The Navy’s initiative to permanently embark chaplains aboard guided-missile destroyers has proven successful in addressing mental health issues — and likely means the Navy needs to recruit more chaplains in the future, according to the commander of Naval Surface Forces, Vice Adm. Roy Kitchener.
“I think the chaplain initiative was one of the best things we’ve done,” Kitchener told reporters. “The feedback I get from commanding officers, ships that have chaplains on board — we tend to see less unplanned losses and less issues.”
In December 2021, the Navy launched an effort to incorporate chaplains as permanent members of guided-missile destroyer crews. The effort was a departure from previous custom, where chaplains would head out to destroyers during work ups as “ship riders,” Navy Times previously reported.
But now, the service has nearly 30 chaplains permanently assigned to destroyers in the Pacific and the Atlantic, and the Navy is aiming to embark chaplains on every destroyer by 2025. As a result, the Navy may need to recruit more chaplains to fulfill the need, Kitchener said.
“We put the demand signal out there, we’ve shown the impact through analytics, and ‘hey, it works, it makes a difference,’” Kitchener said. “And then it’s been over the chaplain corps to generate resources for us to put in. … We’ve got a demand signal. That means they’ve probably got to bring more people in.”
The effort to embark chaplains, which started in 7th Fleet with Destroyer Squadron 15, strives to foster sailor resiliency across the force.
“Leaders have identified our Sailors as an asymmetrical advantage against our adversaries,” Capt. Daniel Mode, fleet chaplain for 7th Fleet, said in a Navy news release in December 2021. “Keeping Sailors healthy and resilient is a critical leadership priority. Responding to a demand signal from Surface Leadership for more chaplains operating in the Fleet, the Chaplain Corps through the [Naval Surface Force, U.S. Pacific Fleet] Chaplain developed strategies to increase budget and recruiting chaplains specifically billeted to DDGs. The proposal was unanimously approved at all leadership levels from the CNO on down.”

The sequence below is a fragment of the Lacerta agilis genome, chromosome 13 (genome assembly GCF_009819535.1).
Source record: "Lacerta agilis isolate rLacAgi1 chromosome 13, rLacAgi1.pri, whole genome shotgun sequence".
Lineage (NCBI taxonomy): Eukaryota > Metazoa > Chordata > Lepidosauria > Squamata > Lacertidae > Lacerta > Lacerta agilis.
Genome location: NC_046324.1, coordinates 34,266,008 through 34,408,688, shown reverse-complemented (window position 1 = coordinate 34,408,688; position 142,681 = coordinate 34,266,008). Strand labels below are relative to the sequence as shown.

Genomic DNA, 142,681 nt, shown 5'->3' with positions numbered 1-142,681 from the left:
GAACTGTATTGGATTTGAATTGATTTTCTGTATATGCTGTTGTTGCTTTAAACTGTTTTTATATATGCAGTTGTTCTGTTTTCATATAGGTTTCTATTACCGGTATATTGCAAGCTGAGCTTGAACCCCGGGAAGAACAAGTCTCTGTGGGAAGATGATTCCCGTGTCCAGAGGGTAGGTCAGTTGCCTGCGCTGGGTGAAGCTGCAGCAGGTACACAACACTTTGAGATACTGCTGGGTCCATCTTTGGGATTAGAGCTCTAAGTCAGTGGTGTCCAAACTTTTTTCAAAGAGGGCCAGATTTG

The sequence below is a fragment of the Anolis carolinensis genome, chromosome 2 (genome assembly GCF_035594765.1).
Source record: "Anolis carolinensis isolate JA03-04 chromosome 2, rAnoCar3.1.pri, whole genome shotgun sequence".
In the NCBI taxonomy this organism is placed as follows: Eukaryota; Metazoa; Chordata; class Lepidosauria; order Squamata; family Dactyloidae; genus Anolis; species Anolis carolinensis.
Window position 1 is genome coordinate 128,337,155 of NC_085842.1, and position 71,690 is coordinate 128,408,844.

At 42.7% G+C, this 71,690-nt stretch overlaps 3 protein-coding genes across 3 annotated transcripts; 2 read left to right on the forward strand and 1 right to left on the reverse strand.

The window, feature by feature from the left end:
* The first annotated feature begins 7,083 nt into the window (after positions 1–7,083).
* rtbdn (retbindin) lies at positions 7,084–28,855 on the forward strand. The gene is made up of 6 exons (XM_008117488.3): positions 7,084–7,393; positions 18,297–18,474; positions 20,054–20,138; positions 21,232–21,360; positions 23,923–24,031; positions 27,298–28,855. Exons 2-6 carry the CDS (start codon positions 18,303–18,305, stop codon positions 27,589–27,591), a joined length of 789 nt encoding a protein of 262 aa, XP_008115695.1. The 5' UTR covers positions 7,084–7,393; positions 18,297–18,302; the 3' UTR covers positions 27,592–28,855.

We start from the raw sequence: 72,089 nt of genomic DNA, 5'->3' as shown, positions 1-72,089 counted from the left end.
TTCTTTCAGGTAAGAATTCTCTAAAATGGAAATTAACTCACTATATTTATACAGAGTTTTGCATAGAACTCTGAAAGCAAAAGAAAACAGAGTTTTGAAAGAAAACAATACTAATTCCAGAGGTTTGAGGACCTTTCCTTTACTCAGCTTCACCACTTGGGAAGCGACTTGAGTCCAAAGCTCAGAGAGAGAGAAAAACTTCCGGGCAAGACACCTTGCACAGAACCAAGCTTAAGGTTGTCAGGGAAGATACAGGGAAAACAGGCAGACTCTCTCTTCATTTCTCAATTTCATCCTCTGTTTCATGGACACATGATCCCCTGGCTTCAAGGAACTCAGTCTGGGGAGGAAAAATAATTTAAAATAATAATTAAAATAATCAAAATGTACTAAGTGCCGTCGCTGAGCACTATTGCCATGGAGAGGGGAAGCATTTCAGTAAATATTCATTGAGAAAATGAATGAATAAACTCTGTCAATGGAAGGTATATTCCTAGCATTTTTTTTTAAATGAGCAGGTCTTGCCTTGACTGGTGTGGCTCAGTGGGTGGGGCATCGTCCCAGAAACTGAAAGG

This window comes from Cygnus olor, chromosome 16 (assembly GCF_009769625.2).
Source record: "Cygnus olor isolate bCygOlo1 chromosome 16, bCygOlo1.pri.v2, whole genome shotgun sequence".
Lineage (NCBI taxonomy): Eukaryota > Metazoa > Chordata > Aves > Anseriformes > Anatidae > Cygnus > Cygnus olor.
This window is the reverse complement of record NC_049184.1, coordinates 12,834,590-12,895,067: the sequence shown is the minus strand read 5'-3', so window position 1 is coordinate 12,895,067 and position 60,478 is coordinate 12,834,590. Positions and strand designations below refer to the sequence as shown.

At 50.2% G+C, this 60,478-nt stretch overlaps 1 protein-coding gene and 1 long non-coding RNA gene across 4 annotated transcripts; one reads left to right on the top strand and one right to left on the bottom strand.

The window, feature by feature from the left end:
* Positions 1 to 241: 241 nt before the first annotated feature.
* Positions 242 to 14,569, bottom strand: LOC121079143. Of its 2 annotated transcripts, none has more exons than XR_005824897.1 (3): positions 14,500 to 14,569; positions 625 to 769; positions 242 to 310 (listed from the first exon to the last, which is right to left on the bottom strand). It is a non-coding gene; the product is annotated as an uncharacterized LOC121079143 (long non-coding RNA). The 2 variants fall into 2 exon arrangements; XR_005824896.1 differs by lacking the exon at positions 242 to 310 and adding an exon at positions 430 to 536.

In December, the service unveiled the results of its investigation into multiple suicides aboard the aircraft carrier George Washington, which has been undergoing its mid-life refueling and complex overhaul at Newport News Shipbuilding since August 2017.
Although the investigation found that the three deaths over the course of six days in April 2022 were not related, the report also characterized the ship’s psychologist and the behavioral health technician as “overwhelmed.” Both faced a backlog of roughly four to six weeks for initial appointments, the report found.
That challenge is reflected across the entire service as the Navy struggles to fill positions for mental health providers amid a national shortage. In a leaked all-call with sailors aboard the George Washington in April 2022, former Master Chief Petty Officer of the Navy Russell Smith said that when he needed some help he was told there was a six-week wait to see a Navy provider, prompting him to seek private care “because I can afford to.”
“You can’t just snap your fingers and grow a psychiatrist,” Smith told the sailors. “That takes years, decades of school and training and practice and internship and everything else that gets you to that point.”
Troops and veterans experiencing a mental health emergency can call 988 and select option 1 to speak with a VA staffer. Veterans, troops or their family members can also text 838255 or visit VeteransCrisisLine.net for assistance.